The 12 Best Montessori Activities for 1 Year Olds
Toddlers as young as 1 year old can participate in Montessori activities. These activities should be free play with little guidance. Adults can offer and initiate natural curiosity in children by letting them pick and choose as they play.
Simplicity is one of the most characteristic features of a Montessori toy especially for toddlers. These toys won't require batteries or make annoying sounds.
A Montessori toy should have a clear purpose and be aimed at the development of a particular skill or focused on a single concept.
- Sensory skills
- Fine motor skills
- Language development
- Gross motor skills
- Math skills
- Arts and crafts
- Scientific exploration
1. Loading & Unload Clothes
Get a little help on laundry day by including your 1 year old. Put the dirty clothes hamper by the washing machine, and show your toddler how to put the clothes inside. Most little ones get a kick out of it while you get some help.
2. Looking for Toys Inside Boxes
For this one, look for boxes around your house that have different closing mechanisms, and put a toy in each one. Encourage your toddler to look for a toy, you can shake the box or open it to show what’s inside to get the child interested.
You can try using a plastic container, jewelry boxes, or even a regular gift box. This activity is great for motor skills development and for teaching object permanence.
3. Banana Peeling
This tasty activity is easy for parents to prepare and is a start in practical life skills. It doubles as a snacking opportunity too. Cut an unpeeled banana into thick slices, resembling thick disks.
Carefully slice along one side of each to make a “starting place” for your little one to grab onto. Next show your child how to lift and pull the peel off of the banana slice. Most one-year-olds are able to handle this well, and they love being able to eat the end result.
4. Water Play
Water play is super fun for little ones and developmentally beneficial. Simply fill a low water table, clear storage bin, or bowl with water. Then, add a few tools, like measuring cups, sponges, or whisks, for your child to explore. Toys and other household objects can be a fun addition to water play. Its great for washing a baby doll, scooping ping pong balls, or rinsing real fruits and veggies.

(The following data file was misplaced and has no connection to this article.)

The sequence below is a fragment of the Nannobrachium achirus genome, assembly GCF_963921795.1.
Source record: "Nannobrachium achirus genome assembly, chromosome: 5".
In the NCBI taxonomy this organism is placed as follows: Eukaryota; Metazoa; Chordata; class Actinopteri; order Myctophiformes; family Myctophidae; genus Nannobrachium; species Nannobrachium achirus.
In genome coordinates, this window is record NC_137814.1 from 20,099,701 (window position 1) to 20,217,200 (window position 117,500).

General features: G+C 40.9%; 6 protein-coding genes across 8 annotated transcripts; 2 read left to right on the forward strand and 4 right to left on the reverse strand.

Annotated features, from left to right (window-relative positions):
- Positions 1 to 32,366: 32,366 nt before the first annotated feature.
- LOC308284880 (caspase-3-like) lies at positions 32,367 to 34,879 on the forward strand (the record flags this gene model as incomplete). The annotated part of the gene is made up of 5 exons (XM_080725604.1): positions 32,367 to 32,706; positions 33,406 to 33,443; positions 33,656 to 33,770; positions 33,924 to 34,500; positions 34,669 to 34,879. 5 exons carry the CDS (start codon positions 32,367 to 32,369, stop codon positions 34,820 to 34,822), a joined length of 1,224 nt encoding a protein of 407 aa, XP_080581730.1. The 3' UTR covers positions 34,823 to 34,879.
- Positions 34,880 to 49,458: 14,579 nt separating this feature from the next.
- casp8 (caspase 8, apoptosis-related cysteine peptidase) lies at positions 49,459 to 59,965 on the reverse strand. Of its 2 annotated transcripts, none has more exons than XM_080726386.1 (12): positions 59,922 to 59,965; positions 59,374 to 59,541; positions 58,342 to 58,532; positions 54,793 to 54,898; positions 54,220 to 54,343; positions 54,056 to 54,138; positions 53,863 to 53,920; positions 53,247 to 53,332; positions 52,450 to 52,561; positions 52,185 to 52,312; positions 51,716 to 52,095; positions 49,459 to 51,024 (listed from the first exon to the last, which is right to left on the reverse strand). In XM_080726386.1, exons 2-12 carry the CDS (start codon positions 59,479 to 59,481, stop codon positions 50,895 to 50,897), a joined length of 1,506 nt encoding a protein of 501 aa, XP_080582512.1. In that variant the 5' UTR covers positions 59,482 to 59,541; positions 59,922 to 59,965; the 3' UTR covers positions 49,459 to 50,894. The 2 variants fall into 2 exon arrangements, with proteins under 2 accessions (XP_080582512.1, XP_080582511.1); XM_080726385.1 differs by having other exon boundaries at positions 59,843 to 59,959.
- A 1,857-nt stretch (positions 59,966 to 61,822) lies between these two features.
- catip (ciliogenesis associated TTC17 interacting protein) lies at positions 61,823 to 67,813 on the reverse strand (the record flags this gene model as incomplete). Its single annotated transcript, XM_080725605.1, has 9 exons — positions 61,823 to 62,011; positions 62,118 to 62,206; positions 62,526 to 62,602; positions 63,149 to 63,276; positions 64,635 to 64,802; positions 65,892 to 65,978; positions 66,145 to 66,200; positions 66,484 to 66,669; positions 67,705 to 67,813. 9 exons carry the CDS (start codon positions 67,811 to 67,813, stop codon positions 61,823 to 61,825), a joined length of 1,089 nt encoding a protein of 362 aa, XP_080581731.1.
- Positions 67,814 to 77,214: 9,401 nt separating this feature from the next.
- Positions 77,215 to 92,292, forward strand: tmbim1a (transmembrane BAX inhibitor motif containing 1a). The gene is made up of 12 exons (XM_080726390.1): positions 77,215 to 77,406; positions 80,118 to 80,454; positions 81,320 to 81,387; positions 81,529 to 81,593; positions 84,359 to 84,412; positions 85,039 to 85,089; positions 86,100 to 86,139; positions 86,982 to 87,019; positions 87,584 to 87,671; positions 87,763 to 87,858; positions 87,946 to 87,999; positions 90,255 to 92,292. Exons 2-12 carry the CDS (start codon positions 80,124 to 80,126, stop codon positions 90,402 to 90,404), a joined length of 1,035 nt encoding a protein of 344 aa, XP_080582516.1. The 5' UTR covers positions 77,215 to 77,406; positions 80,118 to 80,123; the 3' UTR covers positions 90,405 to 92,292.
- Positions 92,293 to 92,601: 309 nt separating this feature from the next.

5. Finger Painting
This classic Montessori activity engages your one year old's senses and can help you start introducing art activities at home. You can invest in some non-toxic finger paints for your little one, or try experimenting with a few different DIY edible finger paint recipes at home.
6. Hand Washing
Teach your one year old how to use the sink, soap and faucet. Show them how to wet their hands but not waste too much water when lathering. Make sure the handles are easy to turn for a small child. Be sure they understand how to rinse soap off and dry their hands when done washing.
7. Matching Lids to Containers
This is simple activity that is easy to set up using items around the house. All you need is a couple of empty plastic bottles or containers and lids. It’s tough for little hands to put a lid on so practice makes perfect. This activity can be done with a variation of lids of different sizes when they get a bit older. This activity is great for the development of fine motor skills, grasping and shape and size recognition.
8. Montessori Shelf & Materials
A Montessori shelf is basically a simple, low shelf that’s easy for your toddler to access. A limited number of interesting, age-appropriate materials are stored and organized on the shelf so that children can easily see and use their toys and activities without having to dig through an overflowing toybox.
Scooping is another simple fine motor activity with much room for variety. Scooping rice or pasta, ping pong balls or other age appropriate items from a bowl of water will keep your one year old busy. They can even just scoop and pour plain old water. In addition to building hand-eye coordination and fine motor skills, scooping activities also helps toddlers develop focus and concentration.
10. Cause and Effect
Find an area of water, like a stream or lake or even a puddle. Show your child what happens when you drop sticks into it. It can be fun to watch what items sink or float.
11. Hammer Toys
Montessori toys are developed with a single concept in mind like hammering a ball through a hole. This can also help your little one build fine motor skills as well as teach them about cause and effect. We also love the simple, classic design and the natural wood materials.
12. Sensory Toys
Most one year old's love exploring their senses, and sensory play is encouraged within the Montessori method of learning. Usually these toys have a nubby surface that your toddler will love to touch, taste and explore. These kinds of toys are also great for developing motor skills. Your child can bounce, roll and toss them around safely without worrying about getting hurt.
There are many simple Montessori activities to start working with your one-year-old with every day household items. Introducing these activities one by one is a great way to slowly work with a young toddler and have much success.